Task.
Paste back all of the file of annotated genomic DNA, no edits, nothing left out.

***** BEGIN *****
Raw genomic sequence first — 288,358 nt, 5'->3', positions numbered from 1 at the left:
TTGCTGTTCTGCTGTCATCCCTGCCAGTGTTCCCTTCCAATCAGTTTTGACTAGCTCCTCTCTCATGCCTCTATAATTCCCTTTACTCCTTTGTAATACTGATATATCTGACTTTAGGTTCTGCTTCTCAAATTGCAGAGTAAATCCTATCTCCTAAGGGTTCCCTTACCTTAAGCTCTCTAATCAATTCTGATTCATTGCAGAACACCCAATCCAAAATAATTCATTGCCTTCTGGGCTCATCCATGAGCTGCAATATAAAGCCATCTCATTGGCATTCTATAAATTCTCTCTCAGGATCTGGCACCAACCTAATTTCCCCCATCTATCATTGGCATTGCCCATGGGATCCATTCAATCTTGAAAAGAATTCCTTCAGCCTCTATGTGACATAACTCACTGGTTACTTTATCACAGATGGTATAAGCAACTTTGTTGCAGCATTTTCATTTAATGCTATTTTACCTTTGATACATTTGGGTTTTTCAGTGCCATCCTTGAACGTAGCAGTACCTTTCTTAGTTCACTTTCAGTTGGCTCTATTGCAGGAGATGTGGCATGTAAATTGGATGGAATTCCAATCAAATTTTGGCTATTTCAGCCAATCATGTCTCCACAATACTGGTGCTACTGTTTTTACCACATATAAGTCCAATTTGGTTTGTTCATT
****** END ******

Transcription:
Raw genomic sequence first — 288,358 nt, 5'->3', positions numbered from 1 at the left:
TTGCTGTTCTGCTGTCATCCCTGCCAGTGTTCCCTTCCAATCAGTTTTGACTAGCTCCTCTCTCATGCCTCTATAATTCCCTTTACTCCTTTGTAATACTGATATATCTGACTTTAGGTTCTGCTTCTCAAATTGCAGAGTAAATCCTATCTCCTAAGGGTTCCCTTACCTTAAGCTCTCTAATCAATTCTGATTCATTGCAGAACACCCAATCCAAAATAATTCATTGCCTTCTGGGCTCATCCATGAGCTGCAATATAAAGCCATCTCATTGGCATTCTATAAATTCTCTCTCAGGATCTGGCACCAACCTAATTTCCCCCATCTATCATTGGCATTGCCCATGGGATCCATTCAATCTTGAAAAGAATTCCTTCAGCCTCTATGTGACATAACTCACTGGTTACTTTATCACAGATGGTATAAGCAACTTTGTTGCAGCATTTTCATTTAATGCTATTTTACCTTTGATACATTTGGGTTTTTCAGTGCCATCCTTGAACGTAGCAGTACCTTTCTTAGTTCACTTTCAGTTGGCTCTATTGCAGGAGATGTGGCATGTAAATTGGATGGAATTCCAATCAAATTTTGGCTATTTCAGCCAATCATGTCTCCACAATACTGGTGCTACTGTTTTTACCACATATAAGTCCAATTTGGTTTGTTCATT